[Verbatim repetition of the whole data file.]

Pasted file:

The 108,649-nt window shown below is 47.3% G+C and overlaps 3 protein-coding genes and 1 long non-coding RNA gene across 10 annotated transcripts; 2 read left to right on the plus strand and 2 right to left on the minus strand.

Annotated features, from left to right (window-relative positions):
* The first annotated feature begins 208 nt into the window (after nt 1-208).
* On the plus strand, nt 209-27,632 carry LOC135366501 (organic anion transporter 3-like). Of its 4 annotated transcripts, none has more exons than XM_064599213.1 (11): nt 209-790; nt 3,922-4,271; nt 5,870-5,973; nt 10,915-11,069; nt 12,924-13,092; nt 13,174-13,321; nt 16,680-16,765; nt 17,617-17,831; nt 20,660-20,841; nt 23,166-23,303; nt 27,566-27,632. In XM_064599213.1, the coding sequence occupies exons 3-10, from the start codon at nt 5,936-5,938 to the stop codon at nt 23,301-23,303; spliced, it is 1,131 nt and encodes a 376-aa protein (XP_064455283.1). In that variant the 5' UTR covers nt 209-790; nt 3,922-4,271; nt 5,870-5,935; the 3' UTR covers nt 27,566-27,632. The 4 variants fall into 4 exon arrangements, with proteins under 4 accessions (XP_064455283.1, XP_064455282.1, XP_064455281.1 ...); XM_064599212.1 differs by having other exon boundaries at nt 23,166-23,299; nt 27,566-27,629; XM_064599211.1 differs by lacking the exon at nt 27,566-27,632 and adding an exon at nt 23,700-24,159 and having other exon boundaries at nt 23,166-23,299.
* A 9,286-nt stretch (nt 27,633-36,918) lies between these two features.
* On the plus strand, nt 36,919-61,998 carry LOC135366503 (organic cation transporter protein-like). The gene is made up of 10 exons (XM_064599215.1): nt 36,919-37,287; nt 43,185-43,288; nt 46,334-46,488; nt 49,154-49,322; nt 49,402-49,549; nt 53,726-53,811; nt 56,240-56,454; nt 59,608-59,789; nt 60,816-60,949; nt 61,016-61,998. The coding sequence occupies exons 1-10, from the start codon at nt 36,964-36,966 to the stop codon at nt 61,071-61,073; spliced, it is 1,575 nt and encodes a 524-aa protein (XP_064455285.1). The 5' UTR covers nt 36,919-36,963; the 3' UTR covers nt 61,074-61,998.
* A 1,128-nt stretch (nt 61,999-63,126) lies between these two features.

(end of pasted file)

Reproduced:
The 108,649-nt window shown below is 47.3% G+C and overlaps 3 protein-coding genes and 1 long non-coding RNA gene across 10 annotated transcripts; 2 read left to right on the plus strand and 2 right to left on the minus strand.

Annotated features, from left to right (window-relative positions):
* The first annotated feature begins 208 nt into the window (after nt 1-208).
* On the plus strand, nt 209-27,632 carry LOC135366501 (organic anion transporter 3-like). Of its 4 annotated transcripts, none has more exons than XM_064599213.1 (11): nt 209-790; nt 3,922-4,271; nt 5,870-5,973; nt 10,915-11,069; nt 12,924-13,092; nt 13,174-13,321; nt 16,680-16,765; nt 17,617-17,831; nt 20,660-20,841; nt 23,166-23,303; nt 27,566-27,632. In XM_064599213.1, the coding sequence occupies exons 3-10, from the start codon at nt 5,936-5,938 to the stop codon at nt 23,301-23,303; spliced, it is 1,131 nt and encodes a 376-aa protein (XP_064455283.1). In that variant the 5' UTR covers nt 209-790; nt 3,922-4,271; nt 5,870-5,935; the 3' UTR covers nt 27,566-27,632. The 4 variants fall into 4 exon arrangements, with proteins under 4 accessions (XP_064455283.1, XP_064455282.1, XP_064455281.1 ...); XM_064599212.1 differs by having other exon boundaries at nt 23,166-23,299; nt 27,566-27,629; XM_064599211.1 differs by lacking the exon at nt 27,566-27,632 and adding an exon at nt 23,700-24,159 and having other exon boundaries at nt 23,166-23,299.
* A 9,286-nt stretch (nt 27,633-36,918) lies between these two features.
* On the plus strand, nt 36,919-61,998 carry LOC135366503 (organic cation transporter protein-like). The gene is made up of 10 exons (XM_064599215.1): nt 36,919-37,287; nt 43,185-43,288; nt 46,334-46,488; nt 49,154-49,322; nt 49,402-49,549; nt 53,726-53,811; nt 56,240-56,454; nt 59,608-59,789; nt 60,816-60,949; nt 61,016-61,998. The coding sequence occupies exons 1-10, from the start codon at nt 36,964-36,966 to the stop codon at nt 61,071-61,073; spliced, it is 1,575 nt and encodes a 524-aa protein (XP_064455285.1). The 5' UTR covers nt 36,919-36,963; the 3' UTR covers nt 61,074-61,998.
* A 1,128-nt stretch (nt 61,999-63,126) lies between these two features.